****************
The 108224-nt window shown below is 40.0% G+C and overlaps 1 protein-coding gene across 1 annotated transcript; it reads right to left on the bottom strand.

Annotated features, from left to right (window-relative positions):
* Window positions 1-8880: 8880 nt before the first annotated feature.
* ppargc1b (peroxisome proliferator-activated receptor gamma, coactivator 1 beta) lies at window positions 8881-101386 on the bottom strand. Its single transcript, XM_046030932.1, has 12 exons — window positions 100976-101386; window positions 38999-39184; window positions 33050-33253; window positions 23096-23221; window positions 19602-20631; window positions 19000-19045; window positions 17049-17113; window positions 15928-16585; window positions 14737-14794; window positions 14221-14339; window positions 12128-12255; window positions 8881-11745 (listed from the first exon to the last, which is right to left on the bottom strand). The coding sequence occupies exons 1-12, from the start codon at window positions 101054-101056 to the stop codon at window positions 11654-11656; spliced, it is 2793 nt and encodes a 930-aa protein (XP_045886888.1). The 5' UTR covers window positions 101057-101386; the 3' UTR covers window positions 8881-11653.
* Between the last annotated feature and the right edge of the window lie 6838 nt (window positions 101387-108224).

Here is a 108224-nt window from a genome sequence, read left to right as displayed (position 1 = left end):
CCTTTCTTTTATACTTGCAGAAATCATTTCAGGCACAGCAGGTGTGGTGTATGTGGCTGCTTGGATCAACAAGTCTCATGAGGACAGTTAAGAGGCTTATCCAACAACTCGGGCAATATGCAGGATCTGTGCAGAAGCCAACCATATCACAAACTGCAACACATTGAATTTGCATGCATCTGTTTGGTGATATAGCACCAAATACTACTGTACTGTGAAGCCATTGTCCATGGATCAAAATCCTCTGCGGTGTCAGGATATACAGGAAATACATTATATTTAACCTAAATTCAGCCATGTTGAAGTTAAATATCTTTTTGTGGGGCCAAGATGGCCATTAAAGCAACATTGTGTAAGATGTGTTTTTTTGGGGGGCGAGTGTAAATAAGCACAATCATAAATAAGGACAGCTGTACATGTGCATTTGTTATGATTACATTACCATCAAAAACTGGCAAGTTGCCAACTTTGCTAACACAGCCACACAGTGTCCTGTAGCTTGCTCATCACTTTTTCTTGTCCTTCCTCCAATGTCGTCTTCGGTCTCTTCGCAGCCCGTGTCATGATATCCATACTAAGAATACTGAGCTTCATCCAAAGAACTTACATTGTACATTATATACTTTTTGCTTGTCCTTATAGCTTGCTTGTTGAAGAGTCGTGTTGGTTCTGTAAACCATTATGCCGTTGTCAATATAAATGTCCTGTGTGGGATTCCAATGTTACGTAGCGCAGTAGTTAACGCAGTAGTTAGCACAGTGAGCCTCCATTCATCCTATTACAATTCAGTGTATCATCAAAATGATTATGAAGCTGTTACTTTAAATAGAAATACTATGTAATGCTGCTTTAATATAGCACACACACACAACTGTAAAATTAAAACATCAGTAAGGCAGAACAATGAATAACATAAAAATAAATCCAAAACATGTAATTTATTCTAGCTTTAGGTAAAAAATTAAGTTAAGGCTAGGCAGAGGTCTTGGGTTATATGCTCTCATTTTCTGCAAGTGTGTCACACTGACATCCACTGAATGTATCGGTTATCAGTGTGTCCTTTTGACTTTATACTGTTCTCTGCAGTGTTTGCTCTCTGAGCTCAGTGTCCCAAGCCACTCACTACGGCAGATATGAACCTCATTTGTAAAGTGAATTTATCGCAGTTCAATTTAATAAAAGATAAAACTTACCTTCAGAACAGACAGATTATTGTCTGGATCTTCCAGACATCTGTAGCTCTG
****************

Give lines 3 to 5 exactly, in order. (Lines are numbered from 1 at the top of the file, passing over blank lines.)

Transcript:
* Window positions 1-8880: 8880 nt before the first annotated feature.
* ppargc1b (peroxisome proliferator-activated receptor gamma, coactivator 1 beta) lies at window positions 8881-101386 on the bottom strand. Its single transcript, XM_046030932.1, has 12 exons — window positions 100976-101386; window positions 38999-39184; window positions 33050-33253; window positions 23096-23221; window positions 19602-20631; window positions 19000-19045; window positions 17049-17113; window positions 15928-16585; window positions 14737-14794; window positions 14221-14339; window positions 12128-12255; window positions 8881-11745 (listed from the first exon to the last, which is right to left on the bottom strand). The coding sequence occupies exons 1-12, from the start codon at window positions 101054-101056 to the stop codon at window positions 11654-11656; spliced, it is 2793 nt and encodes a 930-aa protein (XP_045886888.1). The 5' UTR covers window positions 101057-101386; the 3' UTR covers window positions 8881-11653.
* Between the last annotated feature and the right edge of the window lie 6838 nt (window positions 101387-108224).